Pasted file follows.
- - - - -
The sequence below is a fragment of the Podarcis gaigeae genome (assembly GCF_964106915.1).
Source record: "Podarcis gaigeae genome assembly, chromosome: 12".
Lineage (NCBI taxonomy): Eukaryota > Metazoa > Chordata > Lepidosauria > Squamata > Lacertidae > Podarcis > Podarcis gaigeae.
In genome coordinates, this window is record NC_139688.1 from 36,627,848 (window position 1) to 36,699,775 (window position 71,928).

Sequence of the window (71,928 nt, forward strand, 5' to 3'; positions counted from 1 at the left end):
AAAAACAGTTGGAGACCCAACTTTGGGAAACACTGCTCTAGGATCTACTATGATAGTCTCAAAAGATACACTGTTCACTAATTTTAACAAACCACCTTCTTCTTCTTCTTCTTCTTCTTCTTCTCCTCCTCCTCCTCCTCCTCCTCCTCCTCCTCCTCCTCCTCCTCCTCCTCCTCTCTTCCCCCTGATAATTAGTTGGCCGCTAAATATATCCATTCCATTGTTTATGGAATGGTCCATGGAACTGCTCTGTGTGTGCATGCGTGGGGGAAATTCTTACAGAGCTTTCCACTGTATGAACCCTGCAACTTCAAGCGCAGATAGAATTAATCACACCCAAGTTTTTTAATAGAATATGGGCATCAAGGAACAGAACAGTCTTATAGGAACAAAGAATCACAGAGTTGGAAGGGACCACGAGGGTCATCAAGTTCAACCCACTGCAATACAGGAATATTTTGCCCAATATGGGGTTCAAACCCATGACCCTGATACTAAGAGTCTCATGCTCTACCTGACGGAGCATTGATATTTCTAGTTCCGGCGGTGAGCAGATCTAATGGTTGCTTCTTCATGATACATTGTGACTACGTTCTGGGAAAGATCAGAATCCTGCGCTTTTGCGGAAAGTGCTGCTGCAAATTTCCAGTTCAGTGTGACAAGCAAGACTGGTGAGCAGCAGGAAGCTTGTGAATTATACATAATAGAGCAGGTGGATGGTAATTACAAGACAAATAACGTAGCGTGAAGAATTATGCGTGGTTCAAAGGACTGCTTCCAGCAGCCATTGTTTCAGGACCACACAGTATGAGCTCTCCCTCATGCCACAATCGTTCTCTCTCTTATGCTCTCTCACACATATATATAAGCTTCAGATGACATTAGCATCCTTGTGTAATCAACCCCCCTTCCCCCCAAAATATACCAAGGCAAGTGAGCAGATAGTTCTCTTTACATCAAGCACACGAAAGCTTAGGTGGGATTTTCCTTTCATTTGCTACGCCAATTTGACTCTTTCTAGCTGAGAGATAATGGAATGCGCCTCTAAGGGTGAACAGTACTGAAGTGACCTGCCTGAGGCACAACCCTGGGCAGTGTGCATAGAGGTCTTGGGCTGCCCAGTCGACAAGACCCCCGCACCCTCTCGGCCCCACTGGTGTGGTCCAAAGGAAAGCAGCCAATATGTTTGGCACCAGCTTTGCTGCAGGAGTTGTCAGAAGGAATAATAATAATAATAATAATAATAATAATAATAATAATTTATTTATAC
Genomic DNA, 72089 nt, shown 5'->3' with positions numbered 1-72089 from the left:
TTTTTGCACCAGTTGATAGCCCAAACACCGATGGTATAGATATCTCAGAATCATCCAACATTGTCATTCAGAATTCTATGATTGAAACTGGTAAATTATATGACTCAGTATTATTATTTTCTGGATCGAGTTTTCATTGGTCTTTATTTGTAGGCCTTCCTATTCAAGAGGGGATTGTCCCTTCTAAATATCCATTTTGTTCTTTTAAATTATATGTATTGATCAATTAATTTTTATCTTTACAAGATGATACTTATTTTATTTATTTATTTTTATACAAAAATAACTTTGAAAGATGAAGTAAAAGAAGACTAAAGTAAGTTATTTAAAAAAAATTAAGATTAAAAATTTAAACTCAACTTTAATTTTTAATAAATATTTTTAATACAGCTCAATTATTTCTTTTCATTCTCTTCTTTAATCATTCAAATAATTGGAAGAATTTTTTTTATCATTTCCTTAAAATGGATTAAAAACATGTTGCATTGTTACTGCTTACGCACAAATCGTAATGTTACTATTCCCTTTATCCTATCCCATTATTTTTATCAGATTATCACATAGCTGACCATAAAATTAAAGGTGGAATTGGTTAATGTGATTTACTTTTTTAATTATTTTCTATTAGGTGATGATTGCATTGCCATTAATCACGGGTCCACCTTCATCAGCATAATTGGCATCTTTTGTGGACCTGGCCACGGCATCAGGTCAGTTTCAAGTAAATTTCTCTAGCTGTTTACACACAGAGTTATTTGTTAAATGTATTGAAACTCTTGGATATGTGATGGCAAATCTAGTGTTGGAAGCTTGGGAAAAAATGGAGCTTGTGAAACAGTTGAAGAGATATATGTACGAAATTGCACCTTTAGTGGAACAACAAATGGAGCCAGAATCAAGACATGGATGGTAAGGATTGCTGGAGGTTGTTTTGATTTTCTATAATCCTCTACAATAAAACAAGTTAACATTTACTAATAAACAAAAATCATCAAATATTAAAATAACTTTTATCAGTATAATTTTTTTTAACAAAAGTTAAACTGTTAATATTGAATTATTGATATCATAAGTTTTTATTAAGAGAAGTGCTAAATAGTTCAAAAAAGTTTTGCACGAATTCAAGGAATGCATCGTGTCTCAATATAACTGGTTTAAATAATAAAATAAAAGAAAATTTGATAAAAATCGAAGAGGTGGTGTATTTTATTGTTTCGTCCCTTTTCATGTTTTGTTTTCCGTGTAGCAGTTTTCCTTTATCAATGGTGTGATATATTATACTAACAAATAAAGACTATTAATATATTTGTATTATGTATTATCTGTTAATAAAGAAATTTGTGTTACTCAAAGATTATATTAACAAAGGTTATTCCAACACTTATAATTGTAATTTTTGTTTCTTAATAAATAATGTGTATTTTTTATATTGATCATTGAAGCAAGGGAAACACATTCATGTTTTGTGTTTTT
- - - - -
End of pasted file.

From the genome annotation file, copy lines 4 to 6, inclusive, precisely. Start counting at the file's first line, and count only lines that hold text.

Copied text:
In genome coordinates, this window is record NC_139688.1 from 36,627,848 (window position 1) to 36,699,775 (window position 71,928).

Sequence of the window (71,928 nt, forward strand, 5' to 3'; positions counted from 1 at the left end):
AAAAACAGTTGGAGACCCAACTTTGGGAAACACTGCTCTAGGATCTACTATGATAGTCTCAAAAGATACACTGTTCACTAATTTTAACAAACCACCTTCTTCTTCTTCTTCTTCTTCTTCTTCTCCTCCTCCTCCTCCTCCTCCTCCTCCTCCTCCTCCTCCTCCTCCTCCTCCTCTCTTCCCCCTGATAATTAGTTGGCCGCTAAATATATCCATTCCATTGTTTATGGAATGGTCCATGGAACTGCTCTGTGTGTGCATGCGTGGGGGAAATTCTTACAGAGCTTTCCACTGTATGAACCCTGCAACTTCAAGCGCAGATAGAATTAATCACACCCAAGTTTTTTAATAGAATATGGGCATCAAGGAACAGAACAGTCTTATAGGAACAAAGAATCACAGAGTTGGAAGGGACCACGAGGGTCATCAAGTTCAACCCACTGCAATACAGGAATATTTTGCCCAATATGGGGTTCAAACCCATGACCCTGATACTAAGAGTCTCATGCTCTACCTGACGGAGCATTGATATTTCTAGTTCCGGCGGTGAGCAGATCTAATGGTTGCTTCTTCATGATACATTGTGACTACGTTCTGGGAAAGATCAGAATCCTGCGCTTTTGCGGAAAGTGCTGCTGCAAATTTCCAGTTCAGTGTGACAAGCAAGACTGGTGAGCAGCAGGAAGCTTGTGAATTATACATAATAGAGCAGGTGGATGGTAATTACAAGACAAATAACGTAGCGTGAAGAATTATGCGTGGTTCAAAGGACTGCTTCCAGCAGCCATTGTTTCAGGACCACACAGTATGAGCTCTCCCTCATGCCACAATCGTTCTCTCTCTTATGCTCTCTCACACATATATATAAGCTTCAGATGACATTAGCATCCTTGTGTAATCAACCCCCCTTCCCCCCAAAATATACCAAGGCAAGTGAGCAGATAGTTCTCTTTACATCAAGCACACGAAAGCTTAGGTGGGATTTTCCTTTCATTTGCTACGCCAATTTGACTCTTTCTAGCTGAGAGATAATGGAATGCGCCTCTAAGGGTGAACAGTACTGAAGTGACCTGCCTGAGGCACAACCCTGGGCAGTGTGCATAGAGGTCTTGGGCTGCCCAGTCGACAAGACCCCCGCACCCTCTCGGCCCCACTGGTGTGGTCCAAAGGAAAGCAGCCAATATGTTTGGCACCAGCTTTGCTGCAGGAGTTGTCAGAAGGAATAATAATAATAATAATAATAATAATAATAATAATAATTTATTTATAC